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Tree planting at JMU Edible Forest Garden


by Ginny Cramer

 
211013 edible forest tree planting lead image

On Friday, Oct. 15, 2021, students and volunteers from James Madison University will dig in to plant fruit trees and shrubs as part of the JMU Edible Forest Garden. The tree planting event will be held on the East Campus Hillside in front of the Integrated Science and Technology (ISAT/CS) building from 10 a.m. – noon. 

The JMU Edible Forest Garden project is led by Mikaela Schmitt-Harsh, a professor of interdisciplinary liberal studies and biology at JMU and an ISA Certified Arborist. When asked to comment on the goals of this project, Dr. Schmitt-Harsh stated, “The primary purpose of a forest garden (also known as a food forest) is to produce nutritious food in a sustainable way, in a way that is modeled after forest ecosystems. We want to provide habitat for wildlife, build soil, sequester carbon, improve water and nutrient cycling and provide areas of beauty for visitors of the site.” 

The JMU Edible Forest Garden will merge design principles that are common to permaculture orchards and natural woodland systems. Trees will be planted in rows, though a diverse assemblage of fruit trees, nitrogen-fixers and fruiting shrubs will be planted. Friday’s event kicks off the first phase of the project, with volunteers planting approximately 90 trees and shrubs in an area that is roughly 0.75 acres. The planting of the understory layers, including herbs, ground cover, root crops and other pollinator plants is expected to begin in the spring of 2022.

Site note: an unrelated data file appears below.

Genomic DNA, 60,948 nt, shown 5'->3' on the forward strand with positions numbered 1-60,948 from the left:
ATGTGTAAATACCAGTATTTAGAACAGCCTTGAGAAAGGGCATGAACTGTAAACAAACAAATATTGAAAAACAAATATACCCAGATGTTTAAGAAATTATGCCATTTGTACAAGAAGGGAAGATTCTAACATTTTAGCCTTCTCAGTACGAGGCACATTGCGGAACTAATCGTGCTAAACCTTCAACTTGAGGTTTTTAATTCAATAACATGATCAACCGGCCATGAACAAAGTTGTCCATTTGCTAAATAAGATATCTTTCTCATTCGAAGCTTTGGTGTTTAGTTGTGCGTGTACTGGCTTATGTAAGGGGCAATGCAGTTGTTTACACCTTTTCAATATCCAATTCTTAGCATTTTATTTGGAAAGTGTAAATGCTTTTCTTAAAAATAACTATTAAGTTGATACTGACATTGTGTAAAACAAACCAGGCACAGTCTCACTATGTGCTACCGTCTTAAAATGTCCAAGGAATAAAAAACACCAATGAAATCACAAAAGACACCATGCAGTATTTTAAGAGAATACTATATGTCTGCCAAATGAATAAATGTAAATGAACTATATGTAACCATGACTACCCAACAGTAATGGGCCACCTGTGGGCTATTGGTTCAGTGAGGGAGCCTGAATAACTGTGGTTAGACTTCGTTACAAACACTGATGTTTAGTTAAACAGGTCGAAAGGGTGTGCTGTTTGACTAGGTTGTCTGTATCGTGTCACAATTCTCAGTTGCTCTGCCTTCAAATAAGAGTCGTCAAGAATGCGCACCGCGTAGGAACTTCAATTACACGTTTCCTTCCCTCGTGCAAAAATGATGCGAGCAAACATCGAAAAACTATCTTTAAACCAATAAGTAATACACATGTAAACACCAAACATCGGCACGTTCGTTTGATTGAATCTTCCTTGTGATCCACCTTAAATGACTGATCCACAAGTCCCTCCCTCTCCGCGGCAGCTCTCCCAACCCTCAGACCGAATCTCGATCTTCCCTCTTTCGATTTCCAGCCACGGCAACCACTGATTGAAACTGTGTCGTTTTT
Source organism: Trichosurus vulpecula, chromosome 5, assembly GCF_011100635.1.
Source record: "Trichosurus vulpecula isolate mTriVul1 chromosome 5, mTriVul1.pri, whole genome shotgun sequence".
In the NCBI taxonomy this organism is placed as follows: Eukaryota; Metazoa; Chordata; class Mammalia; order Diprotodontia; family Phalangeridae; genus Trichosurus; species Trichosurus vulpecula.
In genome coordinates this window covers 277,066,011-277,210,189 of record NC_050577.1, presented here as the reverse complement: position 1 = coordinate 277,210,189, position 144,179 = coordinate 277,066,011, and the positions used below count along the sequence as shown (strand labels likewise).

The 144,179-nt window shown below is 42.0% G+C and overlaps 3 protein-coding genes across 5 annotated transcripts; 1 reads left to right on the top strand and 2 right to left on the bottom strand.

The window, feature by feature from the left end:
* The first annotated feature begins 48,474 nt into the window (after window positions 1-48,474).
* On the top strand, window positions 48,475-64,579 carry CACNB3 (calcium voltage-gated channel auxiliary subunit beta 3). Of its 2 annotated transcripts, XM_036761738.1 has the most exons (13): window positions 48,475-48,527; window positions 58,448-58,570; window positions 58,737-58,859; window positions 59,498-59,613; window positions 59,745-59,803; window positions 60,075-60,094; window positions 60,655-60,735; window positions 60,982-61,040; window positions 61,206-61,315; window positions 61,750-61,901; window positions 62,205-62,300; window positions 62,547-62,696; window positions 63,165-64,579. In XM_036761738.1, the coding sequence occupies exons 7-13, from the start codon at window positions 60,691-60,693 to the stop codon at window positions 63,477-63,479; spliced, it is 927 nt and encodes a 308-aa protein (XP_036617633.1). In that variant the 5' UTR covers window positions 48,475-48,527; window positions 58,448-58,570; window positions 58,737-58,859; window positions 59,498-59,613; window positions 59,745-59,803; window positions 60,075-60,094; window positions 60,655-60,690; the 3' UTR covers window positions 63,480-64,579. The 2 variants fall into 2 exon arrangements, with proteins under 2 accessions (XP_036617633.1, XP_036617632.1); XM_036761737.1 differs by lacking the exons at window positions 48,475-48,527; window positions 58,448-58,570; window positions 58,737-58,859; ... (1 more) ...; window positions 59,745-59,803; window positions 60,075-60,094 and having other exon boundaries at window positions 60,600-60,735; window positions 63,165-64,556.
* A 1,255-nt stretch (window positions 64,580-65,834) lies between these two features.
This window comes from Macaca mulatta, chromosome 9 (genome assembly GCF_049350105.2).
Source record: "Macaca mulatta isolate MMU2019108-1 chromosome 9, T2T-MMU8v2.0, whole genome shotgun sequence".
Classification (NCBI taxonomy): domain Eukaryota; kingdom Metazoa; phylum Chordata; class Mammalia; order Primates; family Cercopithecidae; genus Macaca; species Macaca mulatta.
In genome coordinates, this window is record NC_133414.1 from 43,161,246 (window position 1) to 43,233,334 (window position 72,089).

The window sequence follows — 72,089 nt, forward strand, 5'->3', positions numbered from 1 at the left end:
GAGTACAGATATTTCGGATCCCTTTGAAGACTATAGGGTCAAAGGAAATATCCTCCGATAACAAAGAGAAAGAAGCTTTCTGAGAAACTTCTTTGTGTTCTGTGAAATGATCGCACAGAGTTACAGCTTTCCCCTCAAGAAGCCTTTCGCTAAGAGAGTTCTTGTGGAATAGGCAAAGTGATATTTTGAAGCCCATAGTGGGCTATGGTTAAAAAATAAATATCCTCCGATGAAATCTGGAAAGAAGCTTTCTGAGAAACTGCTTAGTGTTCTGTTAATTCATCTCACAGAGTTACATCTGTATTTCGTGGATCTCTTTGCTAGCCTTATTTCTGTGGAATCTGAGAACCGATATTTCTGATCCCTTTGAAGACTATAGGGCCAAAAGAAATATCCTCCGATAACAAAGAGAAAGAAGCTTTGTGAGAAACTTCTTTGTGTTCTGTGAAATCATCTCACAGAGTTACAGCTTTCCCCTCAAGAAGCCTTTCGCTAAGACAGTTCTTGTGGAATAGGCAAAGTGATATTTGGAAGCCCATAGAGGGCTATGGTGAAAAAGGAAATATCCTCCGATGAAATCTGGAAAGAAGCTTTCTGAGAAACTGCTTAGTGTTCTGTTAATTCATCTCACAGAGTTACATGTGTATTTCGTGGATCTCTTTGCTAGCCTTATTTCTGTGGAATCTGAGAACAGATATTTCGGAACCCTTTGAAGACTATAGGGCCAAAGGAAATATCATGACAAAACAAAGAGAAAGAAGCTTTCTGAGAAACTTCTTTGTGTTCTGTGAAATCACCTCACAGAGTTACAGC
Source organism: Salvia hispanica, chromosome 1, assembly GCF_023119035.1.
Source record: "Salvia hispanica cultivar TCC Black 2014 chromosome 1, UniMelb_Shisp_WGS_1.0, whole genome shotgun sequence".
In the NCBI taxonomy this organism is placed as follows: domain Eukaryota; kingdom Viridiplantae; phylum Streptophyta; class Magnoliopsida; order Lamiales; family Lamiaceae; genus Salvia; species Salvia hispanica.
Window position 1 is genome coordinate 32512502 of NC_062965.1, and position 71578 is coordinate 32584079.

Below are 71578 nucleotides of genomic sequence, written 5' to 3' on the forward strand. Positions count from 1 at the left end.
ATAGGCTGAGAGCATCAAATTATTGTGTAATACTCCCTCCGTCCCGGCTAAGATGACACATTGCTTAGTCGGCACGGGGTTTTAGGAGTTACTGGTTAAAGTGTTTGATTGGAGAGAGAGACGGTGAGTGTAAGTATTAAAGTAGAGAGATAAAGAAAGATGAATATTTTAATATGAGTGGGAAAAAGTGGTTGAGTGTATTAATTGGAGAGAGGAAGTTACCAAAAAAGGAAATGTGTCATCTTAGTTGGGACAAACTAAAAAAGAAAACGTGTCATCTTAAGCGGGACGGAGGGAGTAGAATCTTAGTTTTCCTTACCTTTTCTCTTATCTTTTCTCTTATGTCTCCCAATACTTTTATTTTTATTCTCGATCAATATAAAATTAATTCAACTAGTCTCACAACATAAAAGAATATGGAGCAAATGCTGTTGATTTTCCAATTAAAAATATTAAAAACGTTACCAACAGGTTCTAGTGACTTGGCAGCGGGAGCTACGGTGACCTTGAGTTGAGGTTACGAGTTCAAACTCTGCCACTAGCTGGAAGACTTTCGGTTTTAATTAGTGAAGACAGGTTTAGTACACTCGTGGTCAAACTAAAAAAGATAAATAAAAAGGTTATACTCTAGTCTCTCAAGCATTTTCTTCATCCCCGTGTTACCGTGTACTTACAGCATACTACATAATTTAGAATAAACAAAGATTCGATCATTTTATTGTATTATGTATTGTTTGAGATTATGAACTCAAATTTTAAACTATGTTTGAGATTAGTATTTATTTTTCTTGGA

The project is intended to serve as an educational resource for the James Madison University campus. The design includes an outdoor learning space, which can be used to host classes, workshops and training programs.  In the long term, Dr. Schmitt-Harsh would like for this project to serve as a model for other urban food forestry initiatives, whether it be on college campuses or in community spaces.  “As urban areas expand and the number of people residing in cities expands, urban forests – including food forests – will become increasingly critical to sustaining environmental quality and human well-being. By teaching students how to plant and care for trees, we hope to empower them as environmental stewards and engage their interests in sustainability.”

The project was made possible by a generous donation from Danone N.A. through JMU Foundations, with additional support coming from the Virginia Department of Forestry.

For more information on the Edible Forest Garden, including how to volunteer visit: https://sites.lib.jmu.edu/foodforest/

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Published: Wednesday, October 13, 2021

Last Updated: Tuesday, October 19, 2021

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